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  Making Nectar Borders

All invertebrates require food at some stage of their life cycle and bees, butterflies, bumblebees and hoverflies as well as many other insect species use nectar and pollen as a food source. A nectar border in the garden is a way of encouraging wildlife in a quite unobtrusive way, as by choosing the plants that insects like, you can encourage them to visit the garden, without including habitats such as meadows.  This may be particularly valuable in a smaller garden, or one where a more conventional look is required.  It is possible to create a cottage garden feel, where every plant is a good nectar or pollen source.  You can also include in this sort of border, plants with seeds to encourage birds. Insects will also bring in birds such as warblers, robins, wrens and spotted flycatchers, as well as hedgehogs and other small mammals.  Many plants have supplies of nectar, but they are not always accessible.  Many good nectar plants are old fashioned cottage garden types and sometimes the best way to find them is in the garden of a friend or neighbour.  Garden centres tend to concentrate on the latest introductions, with bigger and more showy flowers, and these are just the kinds of plants that have little or no nectar.

How and where to plant a nectar border   Insects detect their nectar sources by colour and by scent.  It therefore makes sense to have your plant varieties in large groups if possible.  A group of three or five plants of the same type is more likely to be noticed by passing insects than the odd plant of one type.  It is also important to choose plants that have single, not double flowers.  Planting a nectar border in full sun will ensure that the maximum number of insects find it, as butterflies and bees particularly, like warm sunny conditions.  The majority of good nectar plants are hardy.  The only other consideration is to try to plant things that flower from the very early spring, right through until the first frosts.  Butterflies especially will benefit from nectar from February to October.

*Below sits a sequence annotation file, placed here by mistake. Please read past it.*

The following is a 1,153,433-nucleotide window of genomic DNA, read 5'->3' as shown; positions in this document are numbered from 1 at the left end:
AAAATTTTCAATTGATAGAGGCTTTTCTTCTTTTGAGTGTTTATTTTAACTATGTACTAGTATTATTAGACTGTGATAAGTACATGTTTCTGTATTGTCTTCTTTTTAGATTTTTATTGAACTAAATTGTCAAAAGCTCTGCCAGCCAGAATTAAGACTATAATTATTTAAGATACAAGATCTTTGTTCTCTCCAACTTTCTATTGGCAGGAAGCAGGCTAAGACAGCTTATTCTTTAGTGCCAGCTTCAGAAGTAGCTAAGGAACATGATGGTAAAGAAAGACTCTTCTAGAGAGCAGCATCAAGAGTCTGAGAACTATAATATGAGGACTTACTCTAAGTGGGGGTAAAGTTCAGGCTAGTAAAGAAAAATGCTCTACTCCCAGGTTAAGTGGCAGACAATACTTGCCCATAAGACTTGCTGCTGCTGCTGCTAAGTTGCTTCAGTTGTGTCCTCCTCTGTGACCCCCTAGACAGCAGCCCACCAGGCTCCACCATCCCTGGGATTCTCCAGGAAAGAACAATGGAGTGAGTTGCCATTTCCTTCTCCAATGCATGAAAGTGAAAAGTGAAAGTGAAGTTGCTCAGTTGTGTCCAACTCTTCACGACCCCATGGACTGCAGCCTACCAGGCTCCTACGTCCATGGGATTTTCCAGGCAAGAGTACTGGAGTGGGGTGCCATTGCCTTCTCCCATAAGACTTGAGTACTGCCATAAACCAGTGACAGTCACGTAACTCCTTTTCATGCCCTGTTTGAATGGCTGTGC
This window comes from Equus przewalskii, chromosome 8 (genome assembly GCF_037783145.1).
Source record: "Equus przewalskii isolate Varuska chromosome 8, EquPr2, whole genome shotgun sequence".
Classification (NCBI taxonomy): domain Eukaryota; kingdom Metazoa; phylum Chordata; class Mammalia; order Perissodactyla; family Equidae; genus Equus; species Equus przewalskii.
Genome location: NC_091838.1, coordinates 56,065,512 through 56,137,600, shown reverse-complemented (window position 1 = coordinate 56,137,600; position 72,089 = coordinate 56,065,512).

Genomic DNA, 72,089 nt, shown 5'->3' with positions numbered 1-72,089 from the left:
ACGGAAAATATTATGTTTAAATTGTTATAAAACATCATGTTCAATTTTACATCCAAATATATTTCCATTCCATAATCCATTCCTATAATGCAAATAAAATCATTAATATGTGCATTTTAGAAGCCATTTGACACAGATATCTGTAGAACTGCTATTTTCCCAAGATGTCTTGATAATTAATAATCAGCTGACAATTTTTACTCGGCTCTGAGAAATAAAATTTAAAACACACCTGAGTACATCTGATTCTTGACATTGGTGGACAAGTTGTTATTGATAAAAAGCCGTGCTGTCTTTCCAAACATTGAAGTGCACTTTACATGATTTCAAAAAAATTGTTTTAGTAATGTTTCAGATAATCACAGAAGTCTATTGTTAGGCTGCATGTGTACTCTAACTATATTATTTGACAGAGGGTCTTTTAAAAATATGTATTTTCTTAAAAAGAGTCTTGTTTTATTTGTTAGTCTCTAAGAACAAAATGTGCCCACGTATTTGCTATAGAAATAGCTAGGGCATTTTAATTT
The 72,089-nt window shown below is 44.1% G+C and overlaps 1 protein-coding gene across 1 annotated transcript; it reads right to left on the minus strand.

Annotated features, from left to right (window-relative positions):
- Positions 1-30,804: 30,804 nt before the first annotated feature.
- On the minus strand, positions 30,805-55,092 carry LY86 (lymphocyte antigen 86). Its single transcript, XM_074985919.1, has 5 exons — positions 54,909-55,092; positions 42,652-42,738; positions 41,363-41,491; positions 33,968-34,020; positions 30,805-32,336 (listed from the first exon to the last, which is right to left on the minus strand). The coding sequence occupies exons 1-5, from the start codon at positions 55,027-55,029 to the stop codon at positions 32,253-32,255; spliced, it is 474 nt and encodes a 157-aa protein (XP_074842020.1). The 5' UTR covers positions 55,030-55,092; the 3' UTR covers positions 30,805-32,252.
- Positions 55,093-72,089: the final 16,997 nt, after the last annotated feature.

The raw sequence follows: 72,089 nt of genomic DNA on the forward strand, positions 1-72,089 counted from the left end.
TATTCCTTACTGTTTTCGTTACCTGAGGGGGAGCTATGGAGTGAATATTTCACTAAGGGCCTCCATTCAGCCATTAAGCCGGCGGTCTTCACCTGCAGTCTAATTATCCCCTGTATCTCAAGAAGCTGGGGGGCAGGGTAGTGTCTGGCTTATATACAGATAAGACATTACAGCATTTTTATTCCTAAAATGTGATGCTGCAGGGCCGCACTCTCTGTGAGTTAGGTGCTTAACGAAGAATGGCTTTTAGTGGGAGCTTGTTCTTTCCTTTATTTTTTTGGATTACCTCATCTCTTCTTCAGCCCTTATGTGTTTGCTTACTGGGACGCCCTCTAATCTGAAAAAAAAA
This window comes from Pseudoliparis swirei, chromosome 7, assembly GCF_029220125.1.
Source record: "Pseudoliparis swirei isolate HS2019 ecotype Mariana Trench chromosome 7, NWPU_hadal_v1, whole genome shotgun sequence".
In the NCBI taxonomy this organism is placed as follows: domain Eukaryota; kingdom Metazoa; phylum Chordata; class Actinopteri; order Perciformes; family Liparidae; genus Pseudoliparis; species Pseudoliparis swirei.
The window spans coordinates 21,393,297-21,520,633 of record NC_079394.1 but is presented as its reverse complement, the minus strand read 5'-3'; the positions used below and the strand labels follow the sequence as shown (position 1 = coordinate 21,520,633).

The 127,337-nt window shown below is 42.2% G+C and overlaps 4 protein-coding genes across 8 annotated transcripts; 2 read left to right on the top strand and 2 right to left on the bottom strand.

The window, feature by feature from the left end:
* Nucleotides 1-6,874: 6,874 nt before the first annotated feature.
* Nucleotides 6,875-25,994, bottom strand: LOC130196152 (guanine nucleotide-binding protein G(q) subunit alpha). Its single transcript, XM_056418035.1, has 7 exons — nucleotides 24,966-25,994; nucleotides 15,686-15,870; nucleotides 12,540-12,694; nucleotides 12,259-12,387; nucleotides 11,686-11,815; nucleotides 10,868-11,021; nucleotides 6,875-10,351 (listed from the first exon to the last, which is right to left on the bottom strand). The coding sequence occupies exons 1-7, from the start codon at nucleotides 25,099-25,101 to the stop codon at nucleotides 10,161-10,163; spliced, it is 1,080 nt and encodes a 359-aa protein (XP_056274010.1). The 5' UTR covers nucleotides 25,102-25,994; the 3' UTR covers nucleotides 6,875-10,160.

How to structure your border   A nectar border can be made in many different ways, but the most common type is a mixed border with some shrubs at the back, herbaceous plants and herbs in front, maybe some nectar and pollen rich annuals in the spaces and one or two wildflowers as well.  Bulbs can also be included to bring colour in the spring.  If you prefer, it is possible to make a nectar border entirely with well chosen flowering shrubs, mulched with bark - this is a very low maintenance way of encouraging insects.  In smaller gardens you may want to make a small border of annual plants, varying the types each year, and this can be very effective indeed.  Basically a border can be designed to be what ever you require - the only important consideration is the choice of plants.